RFC 3695 FEC Schemes February 2004 Encoding ID 0 is described in Subsections 2.1 and 2.2, and the corresponding FEC scheme is described in Section 3. This document assigns the Under-Specified FEC Encoding ID 130 under the ietf:rmt:fec:encoding name-space to "Compact FEC". The FEC Payload ID format and corresponding FEC Object Transmission Information associated with FEC Encoding ID 130 are described in Subsections 2.1 and 2.3. As FEC Encoding ID 130 is Under-Specified, a new "FEC Instance ID" sub-name-space must be established, in accordance to RFC 3452. Hence this document also establishes a new "FEC Instance ID" registry named ietf:rmt:fec:encoding:instance:130 and scoped by ietf:rmt:fec:encoding = 130 (Compact FEC) As per RFC 3452, the values that can be assigned within ietf:rmt:fec:encoding:instance:130 are non-negative numeric indices. Assignment requests are granted on a "First Come First Served" basis. RFC 3452 specifies additional criteria that MUST be met for the assignment within the generic ietf:rmt:fec:encoding:instance name- space. These criteria also apply to ietf:rmt:fec:encoding:instance:130. 7. References 7.1. Normative References [1] Bradner, S., "The Internet Standards Process -- Revision 3", BCP 9, RFC 2026, October 1996. [2] Bradner, S., "Key words for use in RFCs to Indicate Requirement Levels", BCP 14, RFC 2119, March 1997. [3] Kermode, R. and L. Vicisano, "Author Guidelines for Reliable Multicast Transport (RMT) Building Blocks and Protocol Instantiation Documents", RFC 3269, April 2002. [4] Luby, M., Vicisano, L., Gemmell, J., Rizzo, L., Handley, M. and J. Crowcroft, "Forward Error Correction (FEC) Building Block", RFC 3452, December 2002. Luby & Vicisano Experimental [Page 11]
RFC 3695 FEC Schemes February 2004 [5] Mankin, A., Romanow, A., Bradner, S. and V. Paxson, "IETF Criteria for Evaluating Reliable Multicast Transport and Application Protocols", RFC 2357, June 1998. [6] Whetten, B., Vicisano, L., Kermode, R., Handley, M., Floyd, S. and M. Luby, "Reliable Multicast Transport Building Blocks for One-to-Many Bulk-Data Transfer", RFC 3048, January 2001. 7.2. Informative References [7] Luby, M., Vicisano, L., Gemmell, J., Rizzo, L., Handley, M. and J. Crowcroft, "The Use of Forward Error Correction (FEC) in Reliable Multicast", RFC 3453, December 2002. 8. Authors' Addresses Michael Luby Digital Fountain, Inc. 39141 Civic Center Drive Suite 300 Fremont, CA 94538 EMail: luby@digitalfountain.com Lorenzo Vicisano cisco Systems, Inc. 170 West Tasman Dr., San Jose, CA, USA, 95134 EMail: lorenzo@cisco.com Luby & Vicisano Experimental [Page 12]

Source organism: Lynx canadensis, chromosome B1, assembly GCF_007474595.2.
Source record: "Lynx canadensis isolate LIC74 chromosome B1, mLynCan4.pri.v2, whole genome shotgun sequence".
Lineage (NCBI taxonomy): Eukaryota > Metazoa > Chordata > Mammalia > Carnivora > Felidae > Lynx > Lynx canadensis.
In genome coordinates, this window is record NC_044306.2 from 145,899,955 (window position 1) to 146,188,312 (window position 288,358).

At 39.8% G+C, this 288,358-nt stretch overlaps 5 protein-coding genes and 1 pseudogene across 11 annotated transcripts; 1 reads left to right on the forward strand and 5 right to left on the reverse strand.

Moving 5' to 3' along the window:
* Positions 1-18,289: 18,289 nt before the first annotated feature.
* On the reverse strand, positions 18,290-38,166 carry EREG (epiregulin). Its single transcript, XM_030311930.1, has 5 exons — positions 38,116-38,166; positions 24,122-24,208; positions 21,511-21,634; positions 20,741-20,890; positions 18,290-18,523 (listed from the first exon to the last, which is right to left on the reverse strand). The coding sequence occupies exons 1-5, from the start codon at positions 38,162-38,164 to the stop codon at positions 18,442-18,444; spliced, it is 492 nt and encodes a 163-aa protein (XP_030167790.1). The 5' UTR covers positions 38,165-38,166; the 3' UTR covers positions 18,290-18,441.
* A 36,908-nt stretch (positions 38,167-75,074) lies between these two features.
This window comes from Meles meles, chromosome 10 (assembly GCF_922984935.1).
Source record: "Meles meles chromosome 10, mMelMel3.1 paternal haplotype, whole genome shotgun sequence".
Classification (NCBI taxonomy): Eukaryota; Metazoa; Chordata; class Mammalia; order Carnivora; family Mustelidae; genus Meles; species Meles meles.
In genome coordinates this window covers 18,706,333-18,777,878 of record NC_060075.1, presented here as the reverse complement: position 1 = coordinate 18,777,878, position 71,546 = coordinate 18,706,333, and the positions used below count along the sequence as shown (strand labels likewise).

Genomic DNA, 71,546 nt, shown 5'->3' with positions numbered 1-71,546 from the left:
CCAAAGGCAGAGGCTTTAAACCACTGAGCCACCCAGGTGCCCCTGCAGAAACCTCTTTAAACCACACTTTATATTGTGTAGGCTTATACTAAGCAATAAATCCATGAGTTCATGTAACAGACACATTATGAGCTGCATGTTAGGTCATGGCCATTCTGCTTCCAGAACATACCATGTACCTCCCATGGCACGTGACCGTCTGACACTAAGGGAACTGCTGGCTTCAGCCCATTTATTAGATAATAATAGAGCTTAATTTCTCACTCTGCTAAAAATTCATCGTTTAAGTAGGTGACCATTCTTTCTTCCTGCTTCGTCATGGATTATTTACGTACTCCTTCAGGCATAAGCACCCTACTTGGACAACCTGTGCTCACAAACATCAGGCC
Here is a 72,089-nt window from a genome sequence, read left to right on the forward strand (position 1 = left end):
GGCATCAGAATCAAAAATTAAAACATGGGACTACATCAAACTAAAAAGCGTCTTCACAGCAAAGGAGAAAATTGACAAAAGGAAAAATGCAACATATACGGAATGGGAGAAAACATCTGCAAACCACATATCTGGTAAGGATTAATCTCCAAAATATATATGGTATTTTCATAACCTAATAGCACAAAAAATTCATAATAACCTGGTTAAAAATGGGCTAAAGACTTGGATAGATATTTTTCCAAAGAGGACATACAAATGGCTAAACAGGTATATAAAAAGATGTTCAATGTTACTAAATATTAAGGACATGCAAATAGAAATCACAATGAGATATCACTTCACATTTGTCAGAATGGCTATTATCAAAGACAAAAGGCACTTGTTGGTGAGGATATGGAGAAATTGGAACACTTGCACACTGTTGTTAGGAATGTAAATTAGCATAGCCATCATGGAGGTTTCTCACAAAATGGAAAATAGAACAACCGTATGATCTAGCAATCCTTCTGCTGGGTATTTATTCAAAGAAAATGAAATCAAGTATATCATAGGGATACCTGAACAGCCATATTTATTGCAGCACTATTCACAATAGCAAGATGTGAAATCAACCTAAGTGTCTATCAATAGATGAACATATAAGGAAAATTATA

RFC 3695 FEC Schemes February 2004 9. Full Copyright Statement Copyright (C) The Internet Society (2004). This document is subject to the rights, licenses and restrictions contained in BCP 78 and except as set forth therein, the authors retain all their rights. This document and the information contained herein are provided on an "AS IS" basis and THE CONTRIBUTOR, THE ORGANIZATION HE/SHE REPRESENTS OR IS SPONSORED BY (IF ANY), THE INTERNET SOCIETY AND THE INTERNET ENGINEERING TASK FORCE DISCLAIM ALL WARRANTIES, EXPRESS OR IMPLIED, INCLUDING BUT NOT LIMITED TO ANY WARRANTY THAT THE USE OF THE INFORMATION HEREIN WILL NOT INFRINGE ANY RIGHTS OR ANY IMPLIED WARRANTIES OF MERCHANTABILITY OR FITNESS FOR A PARTICULAR PURPOSE. Intellectual Property The IETF takes no position regarding the validity or scope of any Intellectual Property Rights or other rights that might be claimed to pertain to the implementation or use of the technology described in this document or the extent to which any license under such rights might or might not be available; nor does it represent that it has made any independent effort to identify any such rights. Information on the procedures with respect to rights in RFC documents can be found in BCP 78 and BCP 79. Copies of IPR disclosures made to the IETF Secretariat and any assurances of licenses to be made available, or the result of an attempt made to obtain a general license or permission for the use of such proprietary rights by implementers or users of this specification can be obtained from the IETF on-line IPR repository at http://www.ietf.org/ipr. The IETF invites any interested party to bring to its attention any copyrights, patents or patent applications, or other proprietary rights that may cover technology that may be required to implement this standard. Please address the information to the IETF at ietf- ipr@ietf.org. Acknowledgement Funding for the RFC Editor function is currently provided by the Internet Society. Luby & Vicisano Experimental [Page 13]